Recent studies by the Consumer Financial Protection Bureau estimate that 44 million American hold student loans and that these loans total more than 1.4 TRILLION dollars. Most of these loans are not private loans, but come from federal sources. There is more money owed in student loans than both credit cards and auto loans, says a study from the Brookings Institution. While there are some methods which allow the amounts of those loans to be modified or discharged, many people with student loans are still being harassed with collection letters and calls for inaccurate amounts or amounts that are not owed at all. Others have not received the benefit of the modification or discharge on their credit when they are trying to get a loan for a car or a home. Our firm is currently investigating whether students who have successfully modified their loans or obtained a discharge/loan forgiveness are getting the full benefits of those modifications/discharges.
There are some limited circumstances in which student loans, particularly private loans, can be forgiven completely or discharged or forgiven partially. Some of these circumstances include:
- You engaged in certain types of public service or were employed in certain occupations (such as a teacher) through the Perkins Loan Program Cancellations.
- The school closed (such as the recent closing of the Charlotte School of Law).
- There was a permanent disability discharge or a death of the loan recipient.
- A bankruptcy court discharged your student loan debt based upon an undue hardship analysis.
- False certifications by the school regarding your ability to benefit from its training.
- The school signed your name on the application, promissory note, or electronic funds transfer without your authorization or knowledge.
- Identity theft
- If you were certified for your eligibility to receive a student loan but a physical or mental condition, age, criminal record, or some other reason disqualified you completely from employment in the occupation in which you were being trained.
- You withdrew from school but the school didn’t pay money it owed to the US Department of Education or lender.
Our law firm does not handle obtaining student loan discharges, but we highly recommend reviewing your options at the following sites:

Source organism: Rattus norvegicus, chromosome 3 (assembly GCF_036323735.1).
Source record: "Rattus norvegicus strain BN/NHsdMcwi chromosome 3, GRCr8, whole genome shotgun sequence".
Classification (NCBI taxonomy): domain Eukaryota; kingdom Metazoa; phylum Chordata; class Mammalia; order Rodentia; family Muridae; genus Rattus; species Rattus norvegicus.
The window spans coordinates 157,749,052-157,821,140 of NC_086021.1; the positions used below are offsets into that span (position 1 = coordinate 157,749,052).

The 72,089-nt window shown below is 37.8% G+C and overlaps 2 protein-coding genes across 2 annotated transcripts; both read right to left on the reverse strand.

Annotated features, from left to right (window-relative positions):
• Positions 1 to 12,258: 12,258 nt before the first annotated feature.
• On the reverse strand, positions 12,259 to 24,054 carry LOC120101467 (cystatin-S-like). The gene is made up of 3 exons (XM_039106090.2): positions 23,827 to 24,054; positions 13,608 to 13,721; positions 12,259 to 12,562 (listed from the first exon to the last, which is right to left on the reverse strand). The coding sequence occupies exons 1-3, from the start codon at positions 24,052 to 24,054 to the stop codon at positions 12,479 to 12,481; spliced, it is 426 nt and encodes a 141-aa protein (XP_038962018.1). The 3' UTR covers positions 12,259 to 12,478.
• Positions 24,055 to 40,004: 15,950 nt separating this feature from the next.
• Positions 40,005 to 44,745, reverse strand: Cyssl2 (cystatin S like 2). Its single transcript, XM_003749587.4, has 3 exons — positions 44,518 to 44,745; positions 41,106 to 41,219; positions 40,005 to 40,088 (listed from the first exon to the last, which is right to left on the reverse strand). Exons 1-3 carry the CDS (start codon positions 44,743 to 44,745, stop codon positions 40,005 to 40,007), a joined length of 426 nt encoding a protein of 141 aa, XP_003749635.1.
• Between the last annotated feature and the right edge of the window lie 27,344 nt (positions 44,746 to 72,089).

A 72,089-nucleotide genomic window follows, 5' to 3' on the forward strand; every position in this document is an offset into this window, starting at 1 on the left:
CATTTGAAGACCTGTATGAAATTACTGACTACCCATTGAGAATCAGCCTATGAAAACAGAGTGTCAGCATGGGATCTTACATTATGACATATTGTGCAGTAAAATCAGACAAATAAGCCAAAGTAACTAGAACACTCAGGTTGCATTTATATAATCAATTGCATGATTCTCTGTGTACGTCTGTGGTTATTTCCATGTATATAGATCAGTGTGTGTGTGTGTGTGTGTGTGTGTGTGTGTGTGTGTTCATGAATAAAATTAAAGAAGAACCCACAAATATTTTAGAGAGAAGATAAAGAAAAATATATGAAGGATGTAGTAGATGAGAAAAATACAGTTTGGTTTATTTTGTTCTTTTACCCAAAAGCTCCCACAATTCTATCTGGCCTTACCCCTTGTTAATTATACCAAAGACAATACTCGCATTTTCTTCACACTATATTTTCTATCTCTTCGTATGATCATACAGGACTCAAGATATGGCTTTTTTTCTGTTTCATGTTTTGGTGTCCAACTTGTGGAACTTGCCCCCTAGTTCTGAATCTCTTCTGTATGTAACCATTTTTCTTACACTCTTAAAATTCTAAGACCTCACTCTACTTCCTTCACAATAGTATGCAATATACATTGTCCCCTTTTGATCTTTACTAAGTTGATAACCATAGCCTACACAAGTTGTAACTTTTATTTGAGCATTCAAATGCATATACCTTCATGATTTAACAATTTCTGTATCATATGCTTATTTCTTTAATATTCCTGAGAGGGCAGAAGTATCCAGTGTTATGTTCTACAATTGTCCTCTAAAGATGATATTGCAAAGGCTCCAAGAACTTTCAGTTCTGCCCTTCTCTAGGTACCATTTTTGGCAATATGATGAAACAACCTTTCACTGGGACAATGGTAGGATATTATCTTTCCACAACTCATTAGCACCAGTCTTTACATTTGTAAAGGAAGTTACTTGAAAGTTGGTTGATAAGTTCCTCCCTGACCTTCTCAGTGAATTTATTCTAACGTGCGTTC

- The Department of Education
- The Student Loan Borrowers Assistant Project, created by the National Consumer Law Center
If you are going through the bankruptcy process, you should talk with your bankruptcy attorney about the possibility of discharging your student loan debt based upon the undue hardship exemption.
While we do not handle obtaining discharges, we are currently investigating what happens if you have obtained a successful discharge. We are investigating post-discharge efforts by lenders (such as FedLoan Servicing/PHEAA, Great Lakes, Navient, Nelnet, CornerStone, Great Lakes, HESC, Mohela, and OSLA Servicing) to collect inaccurate amounts or amounts that are not owed. We are also investigating how those lenders and credit reporting agencies (such as Equifax, Experian, and TransUnion) are inaccurately reporting discharged or modified amounts.
If you have obtained a discharge or modification of your student loans and you are receiving inaccurate collection notices or have inaccurate information on your credit report, our consumer protection team of attorneys can assist at no cost to you.
If you have a second, take a look at our main page and/or our results page to see results from consumer protection matters. While our firm is in Raleigh, we handle cases all over the state. There is no charge to you for our services. We handle these cases on a contingency basis, which means that our firm is only paid if we recover compensation for you. You can email us at firstname.lastname@example.org or visit our contact page to schedule a time to speak with one of our lawyers. We look forward to helping you.
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